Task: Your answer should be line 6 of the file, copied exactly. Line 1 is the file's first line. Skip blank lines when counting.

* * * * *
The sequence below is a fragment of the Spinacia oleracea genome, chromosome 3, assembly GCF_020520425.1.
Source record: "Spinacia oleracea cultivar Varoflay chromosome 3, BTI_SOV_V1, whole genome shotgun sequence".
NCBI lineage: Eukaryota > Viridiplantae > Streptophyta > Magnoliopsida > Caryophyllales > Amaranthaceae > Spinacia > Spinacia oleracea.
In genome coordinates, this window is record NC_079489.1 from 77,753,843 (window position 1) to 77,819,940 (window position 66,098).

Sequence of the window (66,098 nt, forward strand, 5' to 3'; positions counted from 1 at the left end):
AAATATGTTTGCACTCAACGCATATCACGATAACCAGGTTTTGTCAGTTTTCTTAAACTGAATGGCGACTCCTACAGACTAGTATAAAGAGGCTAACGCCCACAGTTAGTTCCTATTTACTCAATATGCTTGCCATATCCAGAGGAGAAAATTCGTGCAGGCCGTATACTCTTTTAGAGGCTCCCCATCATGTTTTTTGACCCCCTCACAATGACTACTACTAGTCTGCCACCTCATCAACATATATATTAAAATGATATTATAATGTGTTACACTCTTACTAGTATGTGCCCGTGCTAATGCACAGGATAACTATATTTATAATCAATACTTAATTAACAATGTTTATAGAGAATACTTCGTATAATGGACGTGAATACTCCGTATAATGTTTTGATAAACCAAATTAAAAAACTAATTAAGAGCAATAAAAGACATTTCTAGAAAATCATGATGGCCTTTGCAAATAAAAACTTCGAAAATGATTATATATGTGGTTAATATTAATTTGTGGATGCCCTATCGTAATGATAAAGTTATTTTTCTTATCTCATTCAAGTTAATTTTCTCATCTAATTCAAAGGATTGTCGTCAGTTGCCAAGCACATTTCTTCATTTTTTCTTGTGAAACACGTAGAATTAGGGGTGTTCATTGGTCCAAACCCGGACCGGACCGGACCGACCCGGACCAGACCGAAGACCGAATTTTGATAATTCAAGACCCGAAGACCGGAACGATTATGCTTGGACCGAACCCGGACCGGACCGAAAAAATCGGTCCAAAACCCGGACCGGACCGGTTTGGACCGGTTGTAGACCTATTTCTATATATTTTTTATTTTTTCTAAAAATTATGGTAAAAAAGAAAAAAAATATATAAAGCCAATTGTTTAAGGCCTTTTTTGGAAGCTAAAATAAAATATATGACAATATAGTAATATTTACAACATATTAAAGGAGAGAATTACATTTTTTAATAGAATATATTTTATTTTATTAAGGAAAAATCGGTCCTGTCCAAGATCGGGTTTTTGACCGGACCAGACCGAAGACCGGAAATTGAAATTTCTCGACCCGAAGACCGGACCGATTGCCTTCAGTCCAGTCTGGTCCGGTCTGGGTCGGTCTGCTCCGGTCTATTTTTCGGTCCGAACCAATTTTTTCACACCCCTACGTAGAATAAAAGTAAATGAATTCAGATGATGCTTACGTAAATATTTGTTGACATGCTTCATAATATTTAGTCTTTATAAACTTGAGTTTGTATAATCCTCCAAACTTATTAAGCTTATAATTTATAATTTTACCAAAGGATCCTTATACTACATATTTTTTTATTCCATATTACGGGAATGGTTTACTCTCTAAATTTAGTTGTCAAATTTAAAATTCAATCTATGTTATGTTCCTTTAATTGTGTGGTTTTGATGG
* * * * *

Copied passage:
AAATATGTTTGCACTCAACGCATATCACGATAACCAGGTTTTGTCAGTTTTCTTAAACTGAATGGCGACTCCTACAGACTAGTATAAAGAGGCTAACGCCCACAGTTAGTTCCTATTTACTCAATATGCTTGCCATATCCAGAGGAGAAAATTCGTGCAGGCCGTATACTCTTTTAGAGGCTCCCCATCATGTTTTTTGACCCCCTCACAATGACTACTACTAGTCTGCCACCTCATCAACATATATATTAAAATGATATTATAATGTGTTACACTCTTACTAGTATGTGCCCGTGCTAATGCACAGGATAACTATATTTATAATCAATACTTAATTAACAATGTTTATAGAGAATACTTCGTATAATGGACGTGAATACTCCGTATAATGTTTTGATAAACCAAATTAAAAAACTAATTAAGAGCAATAAAAGACATTTCTAGAAAATCATGATGGCCTTTGCAAATAAAAACTTCGAAAATGATTATATATGTGGTTAATATTAATTTGTGGATGCCCTATCGTAATGATAAAGTTATTTTTCTTATCTCATTCAAGTTAATTTTCTCATCTAATTCAAAGGATTGTCGTCAGTTGCCAAGCACATTTCTTCATTTTTTCTTGTGAAACACGTAGAATTAGGGGTGTTCATTGGTCCAAACCCGGACCGGACCGGACCGACCCGGACCAGACCGAAGACCGAATTTTGATAATTCAAGACCCGAAGACCGGAACGATTATGCTTGGACCGAACCCGGACCGGACCGAAAAAATCGGTCCAAAACCCGGACCGGACCGGTTTGGACCGGTTGTAGACCTATTTCTATATATTTTTTATTTTTTCTAAAAATTATGGTAAAAAAGAAAAAAAATATATAAAGCCAATTGTTTAAGGCCTTTTTTGGAAGCTAAAATAAAATATATGACAATATAGTAATATTTACAACATATTAAAGGAGAGAATTACATTTTTTAATAGAATATATTTTATTTTATTAAGGAAAAATCGGTCCTGTCCAAGATCGGGTTTTTGACCGGACCAGACCGAAGACCGGAAATTGAAATTTCTCGACCCGAAGACCGGACCGATTGCCTTCAGTCCAGTCTGGTCCGGTCTGGGTCGGTCTGCTCCGGTCTATTTTTCGGTCCGAACCAATTTTTTCACACCCCTACGTAGAATAAAAGTAAATGAATTCAGATGATGCTTACGTAAATATTTGTTGACATGCTTCATAATATTTAGTCTTTATAAACTTGAGTTTGTATAATCCTCCAAACTTATTAAGCTTATAATTTATAATTTTACCAAAGGATCCTTATACTACATATTTTTTTATTCCATATTACGGGAATGGTTTACTCTCTAAATTTAGTTGTCAAATTTAAAATTCAATCTATGTTATGTTCCTTTAATTGTGTGGTTTTGATGG